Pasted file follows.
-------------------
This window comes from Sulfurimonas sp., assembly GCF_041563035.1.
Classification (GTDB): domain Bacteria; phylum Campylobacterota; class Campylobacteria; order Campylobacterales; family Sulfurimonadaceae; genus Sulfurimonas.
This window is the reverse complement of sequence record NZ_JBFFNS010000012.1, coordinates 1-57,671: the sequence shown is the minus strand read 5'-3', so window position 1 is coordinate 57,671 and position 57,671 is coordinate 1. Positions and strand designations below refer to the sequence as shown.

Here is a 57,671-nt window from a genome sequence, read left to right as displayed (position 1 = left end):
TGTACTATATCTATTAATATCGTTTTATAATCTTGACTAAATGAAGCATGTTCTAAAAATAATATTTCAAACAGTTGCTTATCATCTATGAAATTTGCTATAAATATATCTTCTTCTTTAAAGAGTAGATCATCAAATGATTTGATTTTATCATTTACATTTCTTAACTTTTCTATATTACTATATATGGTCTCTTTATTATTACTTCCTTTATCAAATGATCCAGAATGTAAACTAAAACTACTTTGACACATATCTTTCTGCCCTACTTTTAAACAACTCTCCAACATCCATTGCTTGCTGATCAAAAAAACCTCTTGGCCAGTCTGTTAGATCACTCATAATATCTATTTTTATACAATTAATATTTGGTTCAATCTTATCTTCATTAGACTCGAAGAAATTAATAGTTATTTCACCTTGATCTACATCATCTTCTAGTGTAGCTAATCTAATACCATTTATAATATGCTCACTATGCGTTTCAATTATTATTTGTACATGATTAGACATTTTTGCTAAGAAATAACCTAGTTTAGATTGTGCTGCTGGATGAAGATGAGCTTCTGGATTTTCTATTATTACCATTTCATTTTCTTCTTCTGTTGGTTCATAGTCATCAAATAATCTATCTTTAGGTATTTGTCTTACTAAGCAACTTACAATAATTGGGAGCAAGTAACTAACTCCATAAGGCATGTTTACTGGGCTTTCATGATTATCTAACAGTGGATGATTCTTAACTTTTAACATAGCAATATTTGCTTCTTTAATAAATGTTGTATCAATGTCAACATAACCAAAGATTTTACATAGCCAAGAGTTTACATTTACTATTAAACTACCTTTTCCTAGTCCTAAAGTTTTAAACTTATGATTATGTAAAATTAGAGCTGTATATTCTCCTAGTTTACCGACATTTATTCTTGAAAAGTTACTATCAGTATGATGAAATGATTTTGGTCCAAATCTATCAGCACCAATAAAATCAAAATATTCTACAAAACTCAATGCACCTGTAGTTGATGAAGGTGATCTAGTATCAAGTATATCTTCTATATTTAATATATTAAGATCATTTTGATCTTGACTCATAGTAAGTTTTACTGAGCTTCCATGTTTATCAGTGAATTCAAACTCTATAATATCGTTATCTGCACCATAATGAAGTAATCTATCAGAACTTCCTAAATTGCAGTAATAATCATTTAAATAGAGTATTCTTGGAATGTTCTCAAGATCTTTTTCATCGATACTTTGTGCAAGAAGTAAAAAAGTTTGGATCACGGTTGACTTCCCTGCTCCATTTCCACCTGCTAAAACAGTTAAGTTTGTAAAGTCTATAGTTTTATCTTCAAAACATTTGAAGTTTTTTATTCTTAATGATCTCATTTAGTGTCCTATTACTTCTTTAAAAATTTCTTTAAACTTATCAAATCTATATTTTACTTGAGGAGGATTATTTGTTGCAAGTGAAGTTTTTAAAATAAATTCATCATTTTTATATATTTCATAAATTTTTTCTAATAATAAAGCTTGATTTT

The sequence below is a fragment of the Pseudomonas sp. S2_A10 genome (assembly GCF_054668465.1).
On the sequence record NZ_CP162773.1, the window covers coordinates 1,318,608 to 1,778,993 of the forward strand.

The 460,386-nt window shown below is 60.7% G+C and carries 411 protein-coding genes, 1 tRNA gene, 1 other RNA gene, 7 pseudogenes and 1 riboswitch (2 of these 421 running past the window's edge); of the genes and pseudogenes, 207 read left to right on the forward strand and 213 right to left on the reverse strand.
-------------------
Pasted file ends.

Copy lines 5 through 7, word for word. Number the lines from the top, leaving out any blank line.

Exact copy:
TGTACTATATCTATTAATATCGTTTTATAATCTTGACTAAATGAAGCATGTTCTAAAAATAATATTTCAAACAGTTGCTTATCATCTATGAAATTTGCTATAAATATATCTTCTTCTTTAAAGAGTAGATCATCAAATGATTTGATTTTATCATTTACATTTCTTAACTTTTCTATATTACTATATATGGTCTCTTTATTATTACTTCCTTTATCAAATGATCCAGAATGTAAACTAAAACTACTTTGACACATATCTTTCTGCCCTACTTTTAAACAACTCTCCAACATCCATTGCTTGCTGATCAAAAAAACCTCTTGGCCAGTCTGTTAGATCACTCATAATATCTATTTTTATACAATTAATATTTGGTTCAATCTTATCTTCATTAGACTCGAAGAAATTAATAGTTATTTCACCTTGATCTACATCATCTTCTAGTGTAGCTAATCTAATACCATTTATAATATGCTCACTATGCGTTTCAATTATTATTTGTACATGATTAGACATTTTTGCTAAGAAATAACCTAGTTTAGATTGTGCTGCTGGATGAAGATGAGCTTCTGGATTTTCTATTATTACCATTTCATTTTCTTCTTCTGTTGGTTCATAGTCATCAAATAATCTATCTTTAGGTATTTGTCTTACTAAGCAACTTACAATAATTGGGAGCAAGTAACTAACTCCATAAGGCATGTTTACTGGGCTTTCATGATTATCTAACAGTGGATGATTCTTAACTTTTAACATAGCAATATTTGCTTCTTTAATAAATGTTGTATCAATGTCAACATAACCAAAGATTTTACATAGCCAAGAGTTTACATTTACTATTAAACTACCTTTTCCTAGTCCTAAAGTTTTAAACTTATGATTATGTAAAATTAGAGCTGTATATTCTCCTAGTTTACCGACATTTATTCTTGAAAAGTTACTATCAGTATGATGAAATGATTTTGGTCCAAATCTATCAGCACCAATAAAATCAAAATATTCTACAAAACTCAATGCACCTGTAGTTGATGAAGGTGATCTAGTATCAAGTATATCTTCTATATTTAATATATTAAGATCATTTTGATCTTGACTCATAGTAAGTTTTACTGAGCTTCCATGTTTATCAGTGAATTCAAACTCTATAATATCGTTATCTGCACCATAATGAAGTAATCTATCAGAACTTCCTAAATTGCAGTAATAATCATTTAAATAGAGTATTCTTGGAATGTTCTCAAGATCTTTTTCATCGATACTTTGTGCAAGAAGTAAAAAAGTTTGGATCACGGTTGACTTCCCTGCTCCATTTCCACCTGCTAAAACAGTTAAGTTTGTAAAGTCTATAGTTTTATCTTCAAAACATTTGAAGTTTTTTATTCTTAATGATCTCATTTAGTGTCCTATTACTTCTTTAAAAATTTCTTTAAACTTATCAAATCTATATTTTACTTGAGGAGGATTATTTGTTGCAAGTGAAGTTTTTAAAATAAATTCATCATTTTTATATATTTCATAAATTTTTTCTAATAATAAAGCTTGATTTT

The sequence below is a fragment of the Pseudomonas sp. S2_A10 genome (assembly GCF_054668465.1).
On the sequence record NZ_CP162773.1, the window covers coordinates 1,318,608 to 1,778,993 of the forward strand.